AllenField, which prints parts for packaging using two 3D printers and aims to do more by 2015, shares its experience and advice.
My report on 3D printing seen and heard at the TexasPack event in early May centered on notes from presentations and informal observations in walking the exhibition aisles. The latter included covertly alluding to a particular packaging vendor that I had visited as follows: “in one packaging supplier’s booth, I was surprised to learn that a number of the samples on display were created using the company’s 3D printer. Appropriately enough, they were made of polylactic acid, or PLA, a common polymer used in packaging targeted toward sustainable packaging solutions. I will aim to present further details on that vendor’s experience in a future article.”
I can follow through on that commitment now that packaging component provider AllenField (allenfield.com), Brightwaters, NY, has agreed to provide a few comments about its use of 3D printing. The company uses 3D desktop printers from MakerBot (shown; the website is makerbot.com). AllenField’s packaging products include plastic handles, connecting clips for corrugated boxes, Point-of-Purchase (POP) display aids and more. Here’s my Q&A with AllenField business development manager Rob Ahearn:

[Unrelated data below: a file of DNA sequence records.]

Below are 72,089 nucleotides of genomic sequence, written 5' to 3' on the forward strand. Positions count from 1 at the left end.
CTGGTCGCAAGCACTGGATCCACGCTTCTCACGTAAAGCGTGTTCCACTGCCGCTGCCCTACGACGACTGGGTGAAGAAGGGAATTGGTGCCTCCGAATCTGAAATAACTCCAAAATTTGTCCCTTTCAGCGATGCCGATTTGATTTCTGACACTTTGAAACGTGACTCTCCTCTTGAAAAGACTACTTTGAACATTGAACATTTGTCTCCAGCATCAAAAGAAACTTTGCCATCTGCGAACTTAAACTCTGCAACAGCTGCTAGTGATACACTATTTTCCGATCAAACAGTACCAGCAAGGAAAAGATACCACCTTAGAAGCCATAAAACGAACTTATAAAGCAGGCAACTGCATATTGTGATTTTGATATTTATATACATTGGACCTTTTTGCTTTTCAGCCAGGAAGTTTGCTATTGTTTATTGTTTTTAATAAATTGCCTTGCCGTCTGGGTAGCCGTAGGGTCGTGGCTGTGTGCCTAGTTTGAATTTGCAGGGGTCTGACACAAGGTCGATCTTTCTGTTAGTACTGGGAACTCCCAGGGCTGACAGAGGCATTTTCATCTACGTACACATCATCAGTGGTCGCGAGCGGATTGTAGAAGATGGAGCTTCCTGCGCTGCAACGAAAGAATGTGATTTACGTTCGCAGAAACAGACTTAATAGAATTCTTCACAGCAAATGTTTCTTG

What’s your company’s experience in using 3D printing?
Ahearn: We had always sent our 3D files out to be produced by a third party. About two years ago, we purchased our first machine. It gave us so much freedom to experiment with ideas. Since then, we have purchased a second machine. It has become an engine for growth.
Why was this particular 3D printer selected?
Ahearn: We needed something that was affordable, durable and easy to learn and maintain. It also had to be able to meet our requirement for part size.
What benefits have you seen using the technology?
Ahearn: Quick turnaround on concepts to customers and an ability to “test” the part before going into production. Because of the material used, we can’t use it on about 10 percent of the work. And some larger parts need to be produced in sections.
What’s been your best experience so far?
Ahearn: We discussed a concept with a client on a Monday and had a part on his desk on Thursday. Wow factor was a 10.
What’s been the most challenging?
Ahearn: Living hinges are the most challenging.
Ahearn: We expect to add two more machines by 2015. The printers will help us develop proprietary and custom parts that provide solutions to the packaging industry.
What advice do you have?
Ahearn: Understand that there is a learning curve, use tech support as needed. Don’t forget about the upfront engineering that a part might need before it is printed.